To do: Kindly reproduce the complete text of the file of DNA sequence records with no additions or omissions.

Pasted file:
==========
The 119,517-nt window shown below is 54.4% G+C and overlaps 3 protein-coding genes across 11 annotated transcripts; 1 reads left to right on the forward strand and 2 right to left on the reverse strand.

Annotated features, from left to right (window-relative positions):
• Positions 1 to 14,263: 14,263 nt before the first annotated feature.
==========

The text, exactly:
The 119,517-nt window shown below is 54.4% G+C and overlaps 3 protein-coding genes across 11 annotated transcripts; 1 reads left to right on the forward strand and 2 right to left on the reverse strand.

Annotated features, from left to right (window-relative positions):
• Positions 1 to 14,263: 14,263 nt before the first annotated feature.